Do You Need a Silpat? Yes, But You Can't Have Mine
Aluminum foil cannot do that.
Photos by Christina Uticone
When I got married, I registered for one Silpat baking sheet, but I got three -- and I kept them all. Sure, maybe it's because I'm too lazy to go through the trouble of a return (we kept all nine of the king-size pillows we received, even though we only registered for four), but I also use them frequently, so it's nice to have more than one.
"Silpat" is the brand name for the type of silicone baking mat that I own, but a quick Google shows that other brands make the same product. The mats are nonstick, and the silicone helps distribute the heat more evenly for a better finished product. This is a particularly valuable feature for anyone who battles a finicky oven that likes to burn their baked goods. The cleanup is a breeze -- simply wipe down the surface with a sponge and dry. Some folks store them rolled up, but I prefer to store mine flat.
Let's take a look at the pros and cons of using a Silpat. (Hint: Even the cons aren't cons, and the pros are awesome.)
The strongest arguments in the Silpat's favor are:
1. It is a reusable piece of equipment, so you save money on other liners (parchment paper, foil) and you throw out less waste. 2. The Silpat is nonstick, which makes cleanup easy. 3. The silicone material distributes heat for more even baking and a better final product. 4. Easy to clean -- residue wipes right off
There really are no arguments "against" Silpat; you shouldn't use it for cooking at temperatures above 480 °F, so it's not ideal for what -- broiling? Roasting red peppers? I can live with that kind of limitation. A Silpat isn't a total replacement for parchment paper, as parchment paper can be manipulated and used to line pans, while the Silpat only lies flat on a cookie sheet or tray. Again, I can live with that limitation.
Here are a couple of my favorite things to make using my Silpat. The Parmesan Crisps benefit the most from the even heat distribution, but I also love the way the Silpat protects the bottoms of the Italian cookies, keeping them from over-browning.
I used Parm, but you can use a Parm/Reggiano or even Parm/Reggiano/Asiago mix.
These simple crisps are the perfect accompaniment to soups, but they make a great garnish or just a tasty snack. All you need is a bunch of parmesan cheese, a baking sheet lined with a Silpat and an oven set to 350 °F. The silicone sheet keeps the cheese from burning, and cooks them evenly.
You can use pre-grated parmesan, or you can freshly grate it yourself. If you decide to grate it, I recommend a medium grate; if it's too fine, the texture results in a weaker crisp. Or at least I think so.
Place rounded tablespoons of the cheese onto the Silpat, making sure it's neatly mounded -- this will ensure the cheese melts into one large, flat crisp -- leaving about three or four inches between each mound. Before baking, just slightly flatten the top of the cheese mound with your fingers or the back of a spoon. Bake for five to seven minutes, until crisps are golden; they will look like thin, lacy cookies. Loosen the edges of each crisp gently with a spatula and remove to a cooling rack or plate.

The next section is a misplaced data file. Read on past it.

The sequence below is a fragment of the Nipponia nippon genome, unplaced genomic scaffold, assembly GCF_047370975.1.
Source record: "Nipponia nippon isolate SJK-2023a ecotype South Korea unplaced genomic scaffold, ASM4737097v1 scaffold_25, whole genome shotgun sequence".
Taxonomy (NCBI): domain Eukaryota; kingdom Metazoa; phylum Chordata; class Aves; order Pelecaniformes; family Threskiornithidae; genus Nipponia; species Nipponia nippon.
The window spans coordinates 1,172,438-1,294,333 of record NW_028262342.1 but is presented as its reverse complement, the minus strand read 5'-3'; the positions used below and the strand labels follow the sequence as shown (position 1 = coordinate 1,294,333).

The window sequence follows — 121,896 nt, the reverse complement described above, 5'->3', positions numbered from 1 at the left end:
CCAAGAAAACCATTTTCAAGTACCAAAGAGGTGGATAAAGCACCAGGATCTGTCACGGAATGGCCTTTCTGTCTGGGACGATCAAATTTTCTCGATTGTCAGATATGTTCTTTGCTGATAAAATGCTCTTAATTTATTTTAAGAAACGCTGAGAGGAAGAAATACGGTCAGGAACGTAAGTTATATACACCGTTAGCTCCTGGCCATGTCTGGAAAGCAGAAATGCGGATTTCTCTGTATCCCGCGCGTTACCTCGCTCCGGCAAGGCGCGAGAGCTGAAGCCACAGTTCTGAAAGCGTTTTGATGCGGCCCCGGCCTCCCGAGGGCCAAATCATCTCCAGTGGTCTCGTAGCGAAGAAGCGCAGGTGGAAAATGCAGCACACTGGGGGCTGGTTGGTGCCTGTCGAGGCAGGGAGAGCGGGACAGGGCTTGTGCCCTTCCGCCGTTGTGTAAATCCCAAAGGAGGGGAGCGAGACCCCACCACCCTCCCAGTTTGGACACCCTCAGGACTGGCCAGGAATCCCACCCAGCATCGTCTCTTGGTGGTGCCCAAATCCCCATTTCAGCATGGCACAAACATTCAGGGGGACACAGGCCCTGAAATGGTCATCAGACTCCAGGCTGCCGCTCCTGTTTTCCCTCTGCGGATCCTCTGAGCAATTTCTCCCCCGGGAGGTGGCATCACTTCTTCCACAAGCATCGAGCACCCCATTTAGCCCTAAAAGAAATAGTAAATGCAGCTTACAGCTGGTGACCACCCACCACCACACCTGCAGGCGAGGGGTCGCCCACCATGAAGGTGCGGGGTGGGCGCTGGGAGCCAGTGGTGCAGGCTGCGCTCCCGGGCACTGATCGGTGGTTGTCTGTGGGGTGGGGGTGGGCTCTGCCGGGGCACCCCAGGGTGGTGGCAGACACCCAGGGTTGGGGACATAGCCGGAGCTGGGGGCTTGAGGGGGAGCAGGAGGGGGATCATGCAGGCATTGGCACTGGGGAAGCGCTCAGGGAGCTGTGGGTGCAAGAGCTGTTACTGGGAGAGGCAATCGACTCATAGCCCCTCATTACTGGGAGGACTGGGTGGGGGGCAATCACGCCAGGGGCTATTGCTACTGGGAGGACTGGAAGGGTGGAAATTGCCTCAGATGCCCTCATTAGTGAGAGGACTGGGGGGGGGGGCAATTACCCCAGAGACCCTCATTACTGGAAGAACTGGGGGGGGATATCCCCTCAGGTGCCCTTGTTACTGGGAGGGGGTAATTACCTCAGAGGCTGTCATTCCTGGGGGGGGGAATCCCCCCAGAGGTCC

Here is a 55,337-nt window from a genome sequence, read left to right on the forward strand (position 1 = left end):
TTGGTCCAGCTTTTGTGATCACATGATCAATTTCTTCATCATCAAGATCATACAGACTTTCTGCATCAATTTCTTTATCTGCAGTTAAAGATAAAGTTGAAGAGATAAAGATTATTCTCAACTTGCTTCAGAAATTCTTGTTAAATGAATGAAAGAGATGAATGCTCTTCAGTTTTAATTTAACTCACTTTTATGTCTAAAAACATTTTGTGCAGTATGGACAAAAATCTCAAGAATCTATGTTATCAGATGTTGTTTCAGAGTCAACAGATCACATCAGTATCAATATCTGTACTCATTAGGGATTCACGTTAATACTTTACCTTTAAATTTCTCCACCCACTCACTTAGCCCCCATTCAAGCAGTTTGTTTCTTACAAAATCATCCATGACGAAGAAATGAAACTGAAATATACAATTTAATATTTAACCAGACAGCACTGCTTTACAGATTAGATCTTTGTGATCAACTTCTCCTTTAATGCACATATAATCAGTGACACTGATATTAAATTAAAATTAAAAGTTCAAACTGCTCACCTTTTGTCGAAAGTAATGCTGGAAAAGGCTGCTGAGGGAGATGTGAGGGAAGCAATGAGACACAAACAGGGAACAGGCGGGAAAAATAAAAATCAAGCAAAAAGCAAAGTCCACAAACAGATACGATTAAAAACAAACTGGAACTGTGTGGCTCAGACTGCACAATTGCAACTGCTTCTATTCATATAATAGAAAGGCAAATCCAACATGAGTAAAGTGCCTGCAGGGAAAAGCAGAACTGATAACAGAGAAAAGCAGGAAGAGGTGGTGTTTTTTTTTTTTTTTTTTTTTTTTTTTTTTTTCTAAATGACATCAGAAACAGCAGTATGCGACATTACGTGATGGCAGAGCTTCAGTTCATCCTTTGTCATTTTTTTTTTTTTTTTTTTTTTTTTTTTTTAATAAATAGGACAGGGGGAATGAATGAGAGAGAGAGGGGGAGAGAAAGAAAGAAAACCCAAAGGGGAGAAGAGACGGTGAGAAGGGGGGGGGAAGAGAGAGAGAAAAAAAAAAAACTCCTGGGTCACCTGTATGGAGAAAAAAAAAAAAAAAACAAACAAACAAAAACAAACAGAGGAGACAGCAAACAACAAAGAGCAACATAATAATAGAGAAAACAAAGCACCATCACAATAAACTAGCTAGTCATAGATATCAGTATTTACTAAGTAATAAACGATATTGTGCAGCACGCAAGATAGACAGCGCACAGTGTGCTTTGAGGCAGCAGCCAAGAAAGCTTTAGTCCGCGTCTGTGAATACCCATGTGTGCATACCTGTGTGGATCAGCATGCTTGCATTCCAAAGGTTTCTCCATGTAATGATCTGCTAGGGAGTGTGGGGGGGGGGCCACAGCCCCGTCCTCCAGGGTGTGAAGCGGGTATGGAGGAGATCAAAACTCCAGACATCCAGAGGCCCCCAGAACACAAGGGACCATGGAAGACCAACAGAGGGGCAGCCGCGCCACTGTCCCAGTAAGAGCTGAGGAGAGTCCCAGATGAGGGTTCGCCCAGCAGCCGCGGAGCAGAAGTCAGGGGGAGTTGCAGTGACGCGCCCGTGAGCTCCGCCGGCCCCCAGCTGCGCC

Rose Felice's Lemony Italian Cookies
If a cookie could save the world, it would be one of these. Iced lemon cookies are my favorite; every time I go to an Italian wedding, I eat all of them off the plate before anyone else can get to them. This recipe comes from my mom's pal, Rose, and it gets rave reviews every time I make them. (Naturally, you can change the flavoring: orange, anise, vanilla -- you get the idea.) I have adapted Rose's recipe a bit, to make them "lemony." If you remove the lemon zest and juice, you can make these cookies "plain," which are also very good.
In a large bowl, combine:
• 3 cups AP flour • 4 1/3 tsp. baking powder • 3/4 cup sugar
Mix these three ingredients together well, and then add one stick of softened butter (or margarine) and crumble with the dry ingredients.
In a one-cup measuring cup, mix:
• 2 beaten eggs • 1 tsp. vanilla • Enough milk to bring mixture to one full cup • Zest of 1/2 lemon (add a squeeze of lemon juice if you want it extra-lemony)
Add wet ingredients to the dry ingredients. Mix together with a large (I prefer wooden) spoon to make the dough. Roll the dough into a ball and chill for 30 minutes. Line cookie sheets with Silpat mats and preheat the oven to 375 °F.
When the dough has chilled, roll into balls approximately one inch in diameter; place on cookie sheet with space left between for cookies to expand. Bake each batch for six to eight minutes; let cool completely, and glaze.
Glaze? Yeah, glaze. You could use store-bought frosting, but why? So here's the recipe:
• 1 cup confectionery sugar • 1 tbsp. plus 1 1/2 tsp. milk • 1 tsp. vanilla • Juice from 1/2 lemon, plus zest from whole lemon
Mix these ingredients until the consistency is smooth. If it is too loose from the lemon juice, add a bit more confectionery sugar. Season to taste, adding more zest and/or juice if needed. Drizzle glaze over completely cooled cookies and let the glaze set at room temperature, or in the refrigerator.
(Sorry I don't have any photos of the cookies. We are leaving on vacation, and my husband went all dictator on me and wouldn't let me buy more milk OR eggs -- he takes emptying the fridge pre-trip very seriously.)
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